Engage All Stakeholders in an Iterative Process of Refinement and Redesign When Developing a New Safety Management System.

Case Study Reports Lessons from New York State Department of Transportation's Development of a Safety Management Tool.

Date Posted

Data Integration in CLEAR: New York State’s Safety Management Tool

Summary Information

To help prevent crashes, eliminate fatalities, and reduce the severity of injuries, state and local departments of transportation have applied robust safety management programs. As technologies and data systems have advanced, New York State Department of Transportation (NYSDOT) recognized the need to update its safety management system, and developed the Crash Location and Engineering Analysis Repository (CLEAR). Researchers conducted a case study of this safety management system which aimed to improve data integration, increase user access, and enhance the current safety management methods and processes used by the department. The objective of CLEAR was to replace three existing NYSDOT legacy systems and to enhance safety analysis workflows, reinforce existing safety analysis standards, and increase user access to advanced analytical tools. CLEAR includes the following modules:

  • Crash Geocoding (the number of crashes in an area)
  • Safety Application (for identifying sites that need improvement)
  • Data Viewer (for query and analysis)

The system also supports the transfer of crash data between the New York State Department of Motor Vehicles and NYSDOT.

Lessons Learned

  • Document data governance policies and processes for future users. Communicating and coordinating with different data and system owners is required to ensure successful data integration and enable an easy and standardized method to access and analyze crash data.
  • Create an iterative process for the development of the system by keeping communication lines open with other business units and engage with other divisions within the department. It is important keep in constant communication with other divisions within and outside the department, such as planning, design, and traffic engineering, to help integrate safety throughout the project development process. It is essential to involve all related divisions by demonstrating user interfaces and workflows and gathering feedback for constant refinement and redesign of the new system.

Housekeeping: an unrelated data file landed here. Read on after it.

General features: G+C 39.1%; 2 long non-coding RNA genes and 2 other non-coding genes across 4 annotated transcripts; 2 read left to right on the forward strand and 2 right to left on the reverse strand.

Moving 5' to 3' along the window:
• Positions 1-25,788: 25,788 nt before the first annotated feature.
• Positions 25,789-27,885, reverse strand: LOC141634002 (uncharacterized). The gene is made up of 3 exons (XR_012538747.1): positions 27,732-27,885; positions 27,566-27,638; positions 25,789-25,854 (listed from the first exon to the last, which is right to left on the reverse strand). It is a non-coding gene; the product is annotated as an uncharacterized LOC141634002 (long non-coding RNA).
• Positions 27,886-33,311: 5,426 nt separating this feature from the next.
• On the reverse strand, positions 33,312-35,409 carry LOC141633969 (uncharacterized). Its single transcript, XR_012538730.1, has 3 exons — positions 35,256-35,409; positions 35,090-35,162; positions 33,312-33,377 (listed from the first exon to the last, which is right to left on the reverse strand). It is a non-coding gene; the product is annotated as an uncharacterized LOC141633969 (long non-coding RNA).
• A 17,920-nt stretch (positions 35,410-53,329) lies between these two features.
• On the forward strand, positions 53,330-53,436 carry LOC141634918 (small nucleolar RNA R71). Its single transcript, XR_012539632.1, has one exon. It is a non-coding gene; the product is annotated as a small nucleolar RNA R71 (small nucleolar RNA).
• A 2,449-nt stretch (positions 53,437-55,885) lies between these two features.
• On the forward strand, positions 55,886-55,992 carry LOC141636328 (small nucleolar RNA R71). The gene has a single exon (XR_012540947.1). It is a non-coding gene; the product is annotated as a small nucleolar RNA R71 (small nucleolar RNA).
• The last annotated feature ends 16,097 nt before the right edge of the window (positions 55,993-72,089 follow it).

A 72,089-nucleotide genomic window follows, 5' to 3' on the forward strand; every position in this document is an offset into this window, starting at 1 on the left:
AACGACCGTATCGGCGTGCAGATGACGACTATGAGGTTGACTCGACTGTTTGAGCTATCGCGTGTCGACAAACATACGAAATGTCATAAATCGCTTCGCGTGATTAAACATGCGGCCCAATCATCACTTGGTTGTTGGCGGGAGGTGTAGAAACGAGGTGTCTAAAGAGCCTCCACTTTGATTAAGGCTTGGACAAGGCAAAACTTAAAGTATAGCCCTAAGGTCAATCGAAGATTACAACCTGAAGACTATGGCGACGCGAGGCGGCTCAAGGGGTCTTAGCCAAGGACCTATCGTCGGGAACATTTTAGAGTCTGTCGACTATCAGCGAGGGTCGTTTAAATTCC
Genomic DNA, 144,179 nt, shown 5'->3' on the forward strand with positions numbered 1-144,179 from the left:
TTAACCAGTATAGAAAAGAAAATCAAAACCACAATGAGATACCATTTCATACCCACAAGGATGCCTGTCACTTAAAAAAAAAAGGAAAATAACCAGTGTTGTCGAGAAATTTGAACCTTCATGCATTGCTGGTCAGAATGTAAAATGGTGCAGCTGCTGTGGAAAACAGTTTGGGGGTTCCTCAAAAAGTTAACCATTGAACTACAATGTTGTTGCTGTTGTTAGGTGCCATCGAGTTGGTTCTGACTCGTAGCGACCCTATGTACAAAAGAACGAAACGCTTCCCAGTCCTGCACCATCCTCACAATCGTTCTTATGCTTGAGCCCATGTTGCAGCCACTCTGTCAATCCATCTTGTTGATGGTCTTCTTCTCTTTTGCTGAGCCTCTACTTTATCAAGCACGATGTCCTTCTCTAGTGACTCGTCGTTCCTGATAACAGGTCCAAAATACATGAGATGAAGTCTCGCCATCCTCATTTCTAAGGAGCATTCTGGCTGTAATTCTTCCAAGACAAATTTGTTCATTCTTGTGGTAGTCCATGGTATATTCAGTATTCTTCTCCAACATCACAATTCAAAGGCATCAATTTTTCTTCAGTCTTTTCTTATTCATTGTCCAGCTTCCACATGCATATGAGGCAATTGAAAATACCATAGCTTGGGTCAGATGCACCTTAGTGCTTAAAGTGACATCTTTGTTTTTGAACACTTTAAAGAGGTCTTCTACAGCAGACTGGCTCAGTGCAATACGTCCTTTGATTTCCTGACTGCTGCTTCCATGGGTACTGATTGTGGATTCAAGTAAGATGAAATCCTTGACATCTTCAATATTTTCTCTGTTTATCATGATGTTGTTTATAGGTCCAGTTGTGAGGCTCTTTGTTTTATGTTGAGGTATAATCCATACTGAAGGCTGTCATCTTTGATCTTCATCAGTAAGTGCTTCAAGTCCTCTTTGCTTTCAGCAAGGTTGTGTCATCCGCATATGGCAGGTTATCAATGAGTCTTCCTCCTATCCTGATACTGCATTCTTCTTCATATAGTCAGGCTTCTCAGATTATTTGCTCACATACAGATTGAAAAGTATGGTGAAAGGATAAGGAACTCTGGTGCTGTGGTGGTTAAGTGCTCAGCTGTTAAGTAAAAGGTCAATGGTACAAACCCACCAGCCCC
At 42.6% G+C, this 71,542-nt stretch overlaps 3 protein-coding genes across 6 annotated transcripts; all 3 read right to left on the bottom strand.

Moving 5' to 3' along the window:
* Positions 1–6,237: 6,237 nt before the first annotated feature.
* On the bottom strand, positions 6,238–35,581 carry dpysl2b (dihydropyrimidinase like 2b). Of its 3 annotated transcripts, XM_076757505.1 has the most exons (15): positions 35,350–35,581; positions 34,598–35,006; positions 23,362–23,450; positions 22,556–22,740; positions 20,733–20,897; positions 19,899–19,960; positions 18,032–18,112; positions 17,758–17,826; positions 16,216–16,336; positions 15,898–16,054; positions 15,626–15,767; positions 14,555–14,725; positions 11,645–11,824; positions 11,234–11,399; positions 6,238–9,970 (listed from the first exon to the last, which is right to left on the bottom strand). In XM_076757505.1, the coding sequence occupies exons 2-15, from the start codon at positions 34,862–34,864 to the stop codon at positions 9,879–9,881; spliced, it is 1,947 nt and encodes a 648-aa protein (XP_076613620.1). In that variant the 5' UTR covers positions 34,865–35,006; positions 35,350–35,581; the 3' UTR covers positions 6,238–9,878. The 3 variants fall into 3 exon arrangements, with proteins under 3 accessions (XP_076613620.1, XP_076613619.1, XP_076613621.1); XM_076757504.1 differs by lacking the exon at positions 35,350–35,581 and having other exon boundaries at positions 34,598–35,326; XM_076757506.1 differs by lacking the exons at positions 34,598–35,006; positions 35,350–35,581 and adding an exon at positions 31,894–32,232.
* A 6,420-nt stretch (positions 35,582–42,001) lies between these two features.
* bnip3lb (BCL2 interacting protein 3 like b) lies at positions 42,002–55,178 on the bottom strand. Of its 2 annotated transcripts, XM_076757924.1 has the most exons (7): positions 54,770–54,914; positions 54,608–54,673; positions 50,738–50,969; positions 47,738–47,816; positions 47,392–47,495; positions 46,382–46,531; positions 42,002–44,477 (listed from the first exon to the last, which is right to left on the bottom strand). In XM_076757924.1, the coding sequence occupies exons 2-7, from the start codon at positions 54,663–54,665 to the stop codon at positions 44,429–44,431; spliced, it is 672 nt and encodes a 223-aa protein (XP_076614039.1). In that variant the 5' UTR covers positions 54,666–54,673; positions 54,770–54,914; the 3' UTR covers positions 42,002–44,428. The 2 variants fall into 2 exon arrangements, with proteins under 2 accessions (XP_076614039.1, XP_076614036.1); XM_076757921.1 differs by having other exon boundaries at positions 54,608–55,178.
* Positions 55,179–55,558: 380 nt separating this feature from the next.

• Collaborate with executive-level management to receive support for developing an updated safety management system. The Bureau Director had a high level of understanding of the importance of data, and served as a champion for updating legacy systems with new technology and tools. This continuous knowledge transfer between administrators and system end users is essential for similar tools used by other transportation agencies.
  • Use mobile applications specifically designed for use in the field to provide live access to data. Field applications were designed to provide access to maps, data, and services when an internet connection is available. If internet connectivity is not available, mobile applications will still be able to “virtually see” geographic features within an area of interest, through pre-loaded geographic features that enable offline map viewing and editing support.
  • Engage local partners to enhance safety data availability. Conducting safety analyses at local roads can be problematic due to limited data availability. NYSDOT engages in several data collection initiatives that enable local partners to collect traffic volume data that support more robust analyses.
Goal Areas

Keywords Taxonomy: